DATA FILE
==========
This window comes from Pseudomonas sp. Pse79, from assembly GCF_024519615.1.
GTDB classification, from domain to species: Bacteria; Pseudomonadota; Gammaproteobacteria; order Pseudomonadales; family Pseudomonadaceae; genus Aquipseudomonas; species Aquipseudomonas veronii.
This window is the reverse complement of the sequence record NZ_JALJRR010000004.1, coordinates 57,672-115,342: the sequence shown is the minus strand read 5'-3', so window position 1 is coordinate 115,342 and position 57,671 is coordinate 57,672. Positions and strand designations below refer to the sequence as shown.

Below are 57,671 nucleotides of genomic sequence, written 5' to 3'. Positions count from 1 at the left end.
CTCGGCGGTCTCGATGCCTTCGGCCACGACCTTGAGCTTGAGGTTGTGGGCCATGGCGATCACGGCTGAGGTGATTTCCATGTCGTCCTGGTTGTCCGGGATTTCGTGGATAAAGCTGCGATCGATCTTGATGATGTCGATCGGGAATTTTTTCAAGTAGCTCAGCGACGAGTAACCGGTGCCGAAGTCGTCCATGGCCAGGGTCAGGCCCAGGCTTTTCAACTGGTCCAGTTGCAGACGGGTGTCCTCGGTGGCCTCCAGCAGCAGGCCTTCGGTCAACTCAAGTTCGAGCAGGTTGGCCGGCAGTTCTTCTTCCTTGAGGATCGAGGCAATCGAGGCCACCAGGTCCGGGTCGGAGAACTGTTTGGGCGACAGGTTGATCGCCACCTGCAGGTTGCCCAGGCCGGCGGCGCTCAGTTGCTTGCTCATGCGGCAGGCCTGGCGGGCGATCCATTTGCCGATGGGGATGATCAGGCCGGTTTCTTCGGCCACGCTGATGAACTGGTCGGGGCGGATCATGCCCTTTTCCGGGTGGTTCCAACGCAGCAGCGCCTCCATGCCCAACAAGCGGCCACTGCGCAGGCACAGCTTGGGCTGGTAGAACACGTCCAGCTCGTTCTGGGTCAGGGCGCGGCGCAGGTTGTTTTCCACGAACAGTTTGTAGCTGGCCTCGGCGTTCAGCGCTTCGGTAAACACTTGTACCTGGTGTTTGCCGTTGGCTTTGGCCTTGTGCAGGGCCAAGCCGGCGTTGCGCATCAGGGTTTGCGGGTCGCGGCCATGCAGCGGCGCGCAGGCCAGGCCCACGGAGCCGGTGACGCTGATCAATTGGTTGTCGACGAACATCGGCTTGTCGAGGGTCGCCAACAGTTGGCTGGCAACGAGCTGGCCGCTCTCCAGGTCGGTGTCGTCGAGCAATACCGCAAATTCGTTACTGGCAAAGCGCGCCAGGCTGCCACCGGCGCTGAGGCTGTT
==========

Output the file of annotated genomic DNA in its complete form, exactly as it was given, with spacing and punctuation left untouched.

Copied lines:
This window comes from Pseudomonas sp. Pse79, from assembly GCF_024519615.1.
GTDB classification, from domain to species: Bacteria; Pseudomonadota; Gammaproteobacteria; order Pseudomonadales; family Pseudomonadaceae; genus Aquipseudomonas; species Aquipseudomonas veronii.
This window is the reverse complement of the sequence record NZ_JALJRR010000004.1, coordinates 57,672-115,342: the sequence shown is the minus strand read 5'-3', so window position 1 is coordinate 115,342 and position 57,671 is coordinate 57,672. Positions and strand designations below refer to the sequence as shown.

Below are 57,671 nucleotides of genomic sequence, written 5' to 3'. Positions count from 1 at the left end.
CTCGGCGGTCTCGATGCCTTCGGCCACGACCTTGAGCTTGAGGTTGTGGGCCATGGCGATCACGGCTGAGGTGATTTCCATGTCGTCCTGGTTGTCCGGGATTTCGTGGATAAAGCTGCGATCGATCTTGATGATGTCGATCGGGAATTTTTTCAAGTAGCTCAGCGACGAGTAACCGGTGCCGAAGTCGTCCATGGCCAGGGTCAGGCCCAGGCTTTTCAACTGGTCCAGTTGCAGACGGGTGTCCTCGGTGGCCTCCAGCAGCAGGCCTTCGGTCAACTCAAGTTCGAGCAGGTTGGCCGGCAGTTCTTCTTCCTTGAGGATCGAGGCAATCGAGGCCACCAGGTCCGGGTCGGAGAACTGTTTGGGCGACAGGTTGATCGCCACCTGCAGGTTGCCCAGGCCGGCGGCGCTCAGTTGCTTGCTCATGCGGCAGGCCTGGCGGGCGATCCATTTGCCGATGGGGATGATCAGGCCGGTTTCTTCGGCCACGCTGATGAACTGGTCGGGGCGGATCATGCCCTTTTCCGGGTGGTTCCAACGCAGCAGCGCCTCCATGCCCAACAAGCGGCCACTGCGCAGGCACAGCTTGGGCTGGTAGAACACGTCCAGCTCGTTCTGGGTCAGGGCGCGGCGCAGGTTGTTTTCCACGAACAGTTTGTAGCTGGCCTCGGCGTTCAGCGCTTCGGTAAACACTTGTACCTGGTGTTTGCCGTTGGCTTTGGCCTTGTGCAGGGCCAAGCCGGCGTTGCGCATCAGGGTTTGCGGGTCGCGGCCATGCAGCGGCGCGCAGGCCAGGCCCACGGAGCCGGTGACGCTGATCAATTGGTTGTCGACGAACATCGGCTTGTCGAGGGTCGCCAACAGTTGGCTGGCAACGAGCTGGCCGCTCTCCAGGTCGGTGTCGTCGAGCAATACCGCAAATTCGTTACTGGCAAAGCGCGCCAGGCTGCCACCGGCGCTGAGGCTGTT